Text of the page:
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Moms everywhere will be able to decode their children's texts thanks to the latest update of the Oxford English Dictionary. According to Time, "woke" has made it in this year's update.

The slang word entered the lexicon thanks to the Black Lives Matter movement and the rising popularity of discussions involving activism and social justice. In fact, it's been around since the 1920s. Katherine Martin, head of Oxford's U.S. dictionaries, tells Time that the word was first used to mean a more literal description of awakening. According to Martin, an event held in Harlem in the 1920s was called the "Stay Woke Ball" due to its all-night runtime from 5 p.m. to 5 a.m. By the '60s, people had started using "woke" to refer to people who are "aware or well-informed."

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Here's the official definition, according to the OED: "woke, adjective: Originally: well-informed, up-to-date. Now chiefly: alert to racial or social discrimination and injustice; frequently in stay woke."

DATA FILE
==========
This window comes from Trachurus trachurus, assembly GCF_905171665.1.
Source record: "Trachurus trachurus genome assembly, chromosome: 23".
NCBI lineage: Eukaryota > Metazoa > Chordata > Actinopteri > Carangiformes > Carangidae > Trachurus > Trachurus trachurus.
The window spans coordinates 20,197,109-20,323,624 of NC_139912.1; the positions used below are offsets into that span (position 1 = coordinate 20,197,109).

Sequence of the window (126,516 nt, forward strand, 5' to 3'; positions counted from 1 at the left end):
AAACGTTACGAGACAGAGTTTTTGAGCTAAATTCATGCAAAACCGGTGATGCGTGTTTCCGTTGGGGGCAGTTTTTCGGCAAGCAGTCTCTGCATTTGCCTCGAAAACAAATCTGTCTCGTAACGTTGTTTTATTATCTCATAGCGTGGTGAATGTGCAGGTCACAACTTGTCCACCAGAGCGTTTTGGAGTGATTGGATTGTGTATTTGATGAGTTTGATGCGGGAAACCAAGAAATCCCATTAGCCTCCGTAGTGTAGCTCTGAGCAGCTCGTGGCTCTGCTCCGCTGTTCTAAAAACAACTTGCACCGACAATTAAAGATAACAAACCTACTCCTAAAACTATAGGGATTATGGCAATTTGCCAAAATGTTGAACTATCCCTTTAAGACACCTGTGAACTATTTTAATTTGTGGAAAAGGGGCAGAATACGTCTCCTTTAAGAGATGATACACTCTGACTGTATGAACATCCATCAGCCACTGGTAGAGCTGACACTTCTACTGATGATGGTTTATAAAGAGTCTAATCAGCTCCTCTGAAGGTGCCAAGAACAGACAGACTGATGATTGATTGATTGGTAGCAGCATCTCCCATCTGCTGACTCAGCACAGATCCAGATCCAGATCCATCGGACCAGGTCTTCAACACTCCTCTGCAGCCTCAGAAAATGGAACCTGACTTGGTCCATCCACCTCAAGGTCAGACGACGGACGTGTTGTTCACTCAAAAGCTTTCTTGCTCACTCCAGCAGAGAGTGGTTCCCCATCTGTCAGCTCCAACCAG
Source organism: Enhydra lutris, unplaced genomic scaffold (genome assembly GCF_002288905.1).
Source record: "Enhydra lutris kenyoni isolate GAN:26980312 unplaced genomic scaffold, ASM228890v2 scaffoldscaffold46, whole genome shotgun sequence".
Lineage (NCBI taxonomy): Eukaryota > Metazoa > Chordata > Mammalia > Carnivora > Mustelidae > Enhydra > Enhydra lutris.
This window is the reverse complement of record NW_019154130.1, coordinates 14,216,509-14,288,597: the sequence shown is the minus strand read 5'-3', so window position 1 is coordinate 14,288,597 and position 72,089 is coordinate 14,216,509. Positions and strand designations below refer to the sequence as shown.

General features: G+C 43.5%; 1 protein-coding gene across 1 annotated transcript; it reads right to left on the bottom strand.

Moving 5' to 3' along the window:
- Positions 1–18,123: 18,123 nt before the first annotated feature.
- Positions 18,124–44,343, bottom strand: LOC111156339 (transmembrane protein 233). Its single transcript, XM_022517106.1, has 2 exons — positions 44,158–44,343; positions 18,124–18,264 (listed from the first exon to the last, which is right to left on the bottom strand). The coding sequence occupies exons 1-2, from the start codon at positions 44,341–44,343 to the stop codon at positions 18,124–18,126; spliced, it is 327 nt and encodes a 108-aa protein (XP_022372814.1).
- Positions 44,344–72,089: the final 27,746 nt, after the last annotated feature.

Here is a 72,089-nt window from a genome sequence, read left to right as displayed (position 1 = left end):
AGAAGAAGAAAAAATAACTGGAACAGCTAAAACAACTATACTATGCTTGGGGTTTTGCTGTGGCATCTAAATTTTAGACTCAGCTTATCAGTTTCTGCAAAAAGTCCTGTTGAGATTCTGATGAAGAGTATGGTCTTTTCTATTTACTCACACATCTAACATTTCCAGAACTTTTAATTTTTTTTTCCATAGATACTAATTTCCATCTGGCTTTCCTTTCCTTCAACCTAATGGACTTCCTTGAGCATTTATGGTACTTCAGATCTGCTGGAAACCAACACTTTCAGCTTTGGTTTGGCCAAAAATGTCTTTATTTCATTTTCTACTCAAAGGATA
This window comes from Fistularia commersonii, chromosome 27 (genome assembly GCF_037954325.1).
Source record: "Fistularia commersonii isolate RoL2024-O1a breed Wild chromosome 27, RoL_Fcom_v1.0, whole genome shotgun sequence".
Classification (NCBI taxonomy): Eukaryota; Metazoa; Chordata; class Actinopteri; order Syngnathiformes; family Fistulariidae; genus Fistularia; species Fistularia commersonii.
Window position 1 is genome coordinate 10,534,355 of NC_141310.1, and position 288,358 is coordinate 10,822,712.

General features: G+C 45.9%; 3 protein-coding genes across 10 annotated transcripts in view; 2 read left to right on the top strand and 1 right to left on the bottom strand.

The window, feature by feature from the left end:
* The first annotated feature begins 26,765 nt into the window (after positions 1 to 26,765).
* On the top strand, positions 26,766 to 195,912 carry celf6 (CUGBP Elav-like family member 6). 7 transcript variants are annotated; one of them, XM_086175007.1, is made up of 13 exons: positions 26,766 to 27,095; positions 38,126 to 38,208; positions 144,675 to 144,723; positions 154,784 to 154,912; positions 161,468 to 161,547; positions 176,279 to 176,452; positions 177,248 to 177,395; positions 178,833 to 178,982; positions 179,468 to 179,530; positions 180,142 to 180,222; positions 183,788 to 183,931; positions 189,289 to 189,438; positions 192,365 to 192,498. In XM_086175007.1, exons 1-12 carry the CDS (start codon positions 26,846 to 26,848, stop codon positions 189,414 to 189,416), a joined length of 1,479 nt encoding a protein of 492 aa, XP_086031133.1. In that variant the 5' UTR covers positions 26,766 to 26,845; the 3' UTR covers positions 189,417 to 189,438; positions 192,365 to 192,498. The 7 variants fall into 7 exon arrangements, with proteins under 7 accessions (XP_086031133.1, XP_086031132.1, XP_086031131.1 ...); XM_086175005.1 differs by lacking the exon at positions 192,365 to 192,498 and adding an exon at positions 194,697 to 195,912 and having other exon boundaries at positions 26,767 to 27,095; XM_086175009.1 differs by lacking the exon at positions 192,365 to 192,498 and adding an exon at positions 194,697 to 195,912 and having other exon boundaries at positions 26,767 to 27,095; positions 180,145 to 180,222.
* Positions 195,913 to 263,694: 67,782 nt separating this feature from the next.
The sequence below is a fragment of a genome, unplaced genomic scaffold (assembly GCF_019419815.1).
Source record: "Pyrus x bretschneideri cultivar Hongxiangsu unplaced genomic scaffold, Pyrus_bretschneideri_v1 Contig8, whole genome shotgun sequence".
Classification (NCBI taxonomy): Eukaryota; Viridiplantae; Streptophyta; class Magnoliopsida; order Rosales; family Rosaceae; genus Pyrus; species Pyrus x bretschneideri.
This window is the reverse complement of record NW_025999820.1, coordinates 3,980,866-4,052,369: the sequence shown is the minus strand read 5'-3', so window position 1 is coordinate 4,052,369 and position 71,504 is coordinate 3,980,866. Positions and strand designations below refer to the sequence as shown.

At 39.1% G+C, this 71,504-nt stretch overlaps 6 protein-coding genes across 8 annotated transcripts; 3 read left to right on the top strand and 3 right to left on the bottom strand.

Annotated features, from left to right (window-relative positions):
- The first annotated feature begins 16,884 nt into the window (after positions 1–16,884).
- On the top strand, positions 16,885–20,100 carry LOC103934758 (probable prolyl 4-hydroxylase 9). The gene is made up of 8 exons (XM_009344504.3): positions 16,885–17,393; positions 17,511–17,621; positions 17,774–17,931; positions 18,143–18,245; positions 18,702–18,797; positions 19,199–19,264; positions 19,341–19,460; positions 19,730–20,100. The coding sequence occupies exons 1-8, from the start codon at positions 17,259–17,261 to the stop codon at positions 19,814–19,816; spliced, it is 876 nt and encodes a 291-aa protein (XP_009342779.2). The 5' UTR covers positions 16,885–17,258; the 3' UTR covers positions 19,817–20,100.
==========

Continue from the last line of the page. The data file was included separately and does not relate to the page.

The unofficial definition, of course, is just a photo of Matt McGorry holding a nonfiction book.

Posting this photo of me looking like a stock broker with "Under The Affluence: Shaming The Poor, Praising The Rich, and Sacrificing The Future Of America" by #TimWise . This is one of the most important important books that I've read this year. To understand the current economic situation of the United States, including the unbelievable inequality of wealth and how Donald Trump got elected as president, it's imperative that we understand the role that racism has played in keeping poor and working class white and black people divided. And thus, keeping these white folks from realizing that they ultimately have more to be gained in coming together with poor and working class people of color to challenge systems that benefit the the extremely wealthy, (mostly white), elites. The narrative that has been spun by the right, of people of color taking advantage of the meager social support systems that the U.S. has to offer, is central to the right's ability to keep much of its white voter base from embracing systems of social support that are much more prevalent in the vast majority of other developed nations. I can't recommend this book highly enough. A great resource for understanding where we've come from and what we must do to move forward. #McGReads

A post shared by Matt McGorry (@mattmcgorry) on

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Other words being added to the dictionary this year include "swimmer" to mean sperm, "post-truth" to mean an era in which fact matters less than perception, and "unclick" to mean, well, not clicking on something.

Sources: Time